Since Republicans major wins in 2010 handing them full control in numerous states, they have been slashing education funding at a rapid rate while at the same time cutting corporate tax rates. This is now having very detrimental effects.
In Michigan they have some of the highest class sizes in the country, and they are now in the news for hazards cited by the Detroit Fire Department for overcrowding. However, before I go into the recent news made in Michigan, I want to share with you a few examples of just how drastic these education cuts have been (click on states name for link to full articles).
Instead of continuing the temporary, three-quarters-of-a-cent sales tax that Perdue has used to pay teachers’ salaries and support school programs since the state budget deficit emerged, Republicans refused to extend the tax and cut $800 million out of education funding.
Under the soon-to-be-passed Republican budget, the education system as a whole would lose 13,000 jobs, nearly 70 percent of those from public schools. Other cuts include $13.3 million from dropout prevention programs, $92.2 million from textbooks, $42 million from instructional supplies and even more funding from teacher training, student testing and support programs.
Many Northwest Indiana schools would receive less state funding over the next two years under a Republican budget plan expected to be approved by a House committee Friday.
The proposed budget continues Republican Gov. Mitch Daniels’ $300 million annual education funding cut through 2013, eliminates small-school and restoration grants and takes the so-called “deghoster” — three years of additional payments to schools that lose students — out of the school funding formula.
Gary Community School Corp. is the biggest loser among region schools under the plan. State funding for Gary schools will drop from $94.2 million this year to $79.2 million in 2012 and $74.3 million in 2013.
Other school corporations facing significant 2012 cuts include Whiting, 5.9 percent; Lake Ridge, 4.3 percent; North Newton, 3.1 percent; South Newton, 3 percent; East Chicago, 2.8 percent; Munster, 2.5 percent; Porter Township, 2.4 percent; Hammond, 2.2 percent; and Boone Township, 2.1 percent.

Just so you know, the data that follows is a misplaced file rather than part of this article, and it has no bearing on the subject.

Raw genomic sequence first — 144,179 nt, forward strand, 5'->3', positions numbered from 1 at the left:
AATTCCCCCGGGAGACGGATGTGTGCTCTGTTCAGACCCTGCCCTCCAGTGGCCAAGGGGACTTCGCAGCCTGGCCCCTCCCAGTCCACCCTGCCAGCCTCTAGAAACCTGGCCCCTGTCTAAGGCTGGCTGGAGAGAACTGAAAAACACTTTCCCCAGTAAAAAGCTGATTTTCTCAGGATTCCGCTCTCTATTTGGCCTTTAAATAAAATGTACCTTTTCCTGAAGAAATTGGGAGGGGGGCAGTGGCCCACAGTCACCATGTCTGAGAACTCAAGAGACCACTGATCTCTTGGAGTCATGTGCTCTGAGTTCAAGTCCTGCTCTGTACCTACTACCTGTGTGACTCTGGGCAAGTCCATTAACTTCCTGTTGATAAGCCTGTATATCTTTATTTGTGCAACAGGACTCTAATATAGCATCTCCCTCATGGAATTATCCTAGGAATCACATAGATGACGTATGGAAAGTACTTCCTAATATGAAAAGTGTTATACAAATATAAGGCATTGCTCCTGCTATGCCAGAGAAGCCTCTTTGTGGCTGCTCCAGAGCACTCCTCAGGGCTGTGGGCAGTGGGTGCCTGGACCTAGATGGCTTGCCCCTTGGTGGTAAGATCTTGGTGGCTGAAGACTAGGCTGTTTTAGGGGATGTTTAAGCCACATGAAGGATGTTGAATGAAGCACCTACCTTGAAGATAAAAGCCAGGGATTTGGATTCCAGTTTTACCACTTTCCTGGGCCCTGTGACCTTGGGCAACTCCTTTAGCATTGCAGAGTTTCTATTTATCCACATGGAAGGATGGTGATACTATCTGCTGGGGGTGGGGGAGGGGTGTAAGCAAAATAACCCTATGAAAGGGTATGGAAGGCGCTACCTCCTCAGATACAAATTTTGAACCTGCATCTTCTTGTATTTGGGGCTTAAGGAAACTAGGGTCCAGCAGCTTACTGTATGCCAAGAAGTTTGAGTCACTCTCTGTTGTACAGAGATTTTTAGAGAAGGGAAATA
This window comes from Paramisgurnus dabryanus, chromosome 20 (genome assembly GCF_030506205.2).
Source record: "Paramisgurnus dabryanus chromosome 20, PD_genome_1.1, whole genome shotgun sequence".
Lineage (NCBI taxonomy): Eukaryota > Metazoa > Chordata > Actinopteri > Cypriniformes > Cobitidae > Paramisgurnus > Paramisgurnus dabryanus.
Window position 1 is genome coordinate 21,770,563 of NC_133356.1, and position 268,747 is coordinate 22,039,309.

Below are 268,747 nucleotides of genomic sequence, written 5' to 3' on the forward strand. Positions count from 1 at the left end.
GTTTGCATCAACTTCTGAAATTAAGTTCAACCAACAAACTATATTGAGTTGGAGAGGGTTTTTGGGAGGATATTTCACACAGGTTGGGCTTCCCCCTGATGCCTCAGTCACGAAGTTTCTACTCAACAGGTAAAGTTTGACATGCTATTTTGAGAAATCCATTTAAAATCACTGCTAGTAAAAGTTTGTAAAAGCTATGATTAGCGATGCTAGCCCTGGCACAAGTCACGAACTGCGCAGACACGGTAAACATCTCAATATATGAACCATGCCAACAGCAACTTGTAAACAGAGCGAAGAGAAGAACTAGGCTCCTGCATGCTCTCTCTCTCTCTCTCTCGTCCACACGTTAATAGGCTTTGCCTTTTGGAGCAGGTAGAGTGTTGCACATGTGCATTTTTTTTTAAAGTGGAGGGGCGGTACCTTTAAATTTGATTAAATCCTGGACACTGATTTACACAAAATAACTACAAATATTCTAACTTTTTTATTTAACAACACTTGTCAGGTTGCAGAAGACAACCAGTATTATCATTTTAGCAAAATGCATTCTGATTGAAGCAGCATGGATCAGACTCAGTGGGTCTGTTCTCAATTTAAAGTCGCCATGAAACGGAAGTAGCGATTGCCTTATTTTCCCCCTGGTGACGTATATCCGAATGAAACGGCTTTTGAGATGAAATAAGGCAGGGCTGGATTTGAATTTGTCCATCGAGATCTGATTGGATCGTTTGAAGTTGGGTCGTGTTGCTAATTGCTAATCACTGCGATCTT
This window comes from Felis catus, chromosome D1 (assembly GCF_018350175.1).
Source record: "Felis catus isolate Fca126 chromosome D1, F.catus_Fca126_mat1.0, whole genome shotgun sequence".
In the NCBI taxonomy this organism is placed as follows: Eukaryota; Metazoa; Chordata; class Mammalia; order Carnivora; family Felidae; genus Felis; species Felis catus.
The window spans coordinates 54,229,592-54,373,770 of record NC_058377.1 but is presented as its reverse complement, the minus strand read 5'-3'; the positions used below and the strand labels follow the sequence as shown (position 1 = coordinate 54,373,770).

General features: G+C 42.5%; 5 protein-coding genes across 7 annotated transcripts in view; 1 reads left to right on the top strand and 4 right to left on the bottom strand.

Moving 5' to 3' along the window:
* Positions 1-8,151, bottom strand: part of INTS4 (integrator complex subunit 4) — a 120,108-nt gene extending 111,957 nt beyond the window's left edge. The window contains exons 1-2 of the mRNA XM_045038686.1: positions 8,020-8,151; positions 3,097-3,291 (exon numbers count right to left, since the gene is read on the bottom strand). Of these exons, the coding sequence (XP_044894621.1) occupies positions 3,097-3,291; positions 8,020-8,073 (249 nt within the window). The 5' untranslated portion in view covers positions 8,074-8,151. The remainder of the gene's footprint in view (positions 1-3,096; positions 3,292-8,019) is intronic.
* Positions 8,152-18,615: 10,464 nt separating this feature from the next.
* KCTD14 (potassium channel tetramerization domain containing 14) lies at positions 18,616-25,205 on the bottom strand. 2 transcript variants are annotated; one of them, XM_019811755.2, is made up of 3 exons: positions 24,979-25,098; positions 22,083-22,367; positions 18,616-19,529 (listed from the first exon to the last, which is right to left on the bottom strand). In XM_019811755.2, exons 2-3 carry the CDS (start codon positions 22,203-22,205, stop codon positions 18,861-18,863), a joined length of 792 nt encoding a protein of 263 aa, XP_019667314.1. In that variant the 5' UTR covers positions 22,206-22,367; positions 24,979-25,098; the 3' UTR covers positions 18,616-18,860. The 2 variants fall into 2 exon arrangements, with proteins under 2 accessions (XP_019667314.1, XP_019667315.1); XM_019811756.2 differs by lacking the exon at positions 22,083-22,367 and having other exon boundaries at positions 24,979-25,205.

State Rep. James Roebuck, D-Phila., Democratic chairman of the House Education Committee, today plans to vote against the House Republican majority’s budget.
“Like Governor Corbett’s proposed budget, the House Republican budget still cuts funding drastically for K-12 and higher education while failing to use a combined current and projected $1 billion in additional state revenue to lessen deep cuts in education, health care and other vital programs,” Roebuck said.
Roebuck said the state has received $500 million in additional revenue so far this budget year and that figure can be projected forward into next year’s revenue base, yielding the $1 billion figure.
“I am deeply concerned about what the Corbett $298 million cut in state funding for Philadelphia public schools would mean for local students and homeowners’ property taxes. The House Republican budget proposal is nearly as bad – it would cut $276 million, or 21.8 percent, from current state funding levels for Philadelphia public schools. That is not a ‘restoration’ – that is still a massive cut,” Roebuck said.
Roebuck said the House Republican budget cuts $976 million in K-12 education funding, including block grants, education assistance, charter school reimbursement and school improvement grants – not just the one line item labeled basic education funding.
Even though Walker isn’t ordering immediate layoffs, his budget will put tremendous pressure on schools and local governments, which will be asked to shoulder huge cuts without raising property taxes to make up the difference.
Walker’s budget includes a nearly 9 percent cut in aid to schools, which would amount to a reduction of nearly $900 million. The governor also proposed requiring school districts to reduce their property tax authority by an average of $550 per pupil.
Michigan’s massive class sizes and overcrowding
James Chambers of The Detroit News reported the Detroit Fire Department has cited schools for over crowding creating a fire hazard.
Some of the worst victims of the economic crisis have been our nation’s schools. As state coffers emptied, declining revenues forced schools to lay off hundreds of thousands of teachers across the country and pack kids into under-staffed buildings.
Now, the Detroit Fire Marshall’s Office has issued a citation at the city’s Nolan Elementary School after finding so many children in over-crowded classrooms that it was become a public safety hazard: Lt. Gerod Funderburg of the Detroit Fire Department said the fire marshal’s office issued a citation at Nolan Elementary School, 1150 Lantz.
“They went out today and issued a ticket for overcrowding,” Funderburg said. […] The Detroit News reported last week that excessive class sizes at some DPS schools were still a problem six weeks into the school year.
Specifically, The Detroit News reported that Nolan had 55 kindergarteners in one class, while a DPS high school had 72 students in a science course. What kind of education do you think you get with 72 students in your class? Remember how everyone makes fun of big lecture hall classes in college? That’s what is happening to our schools.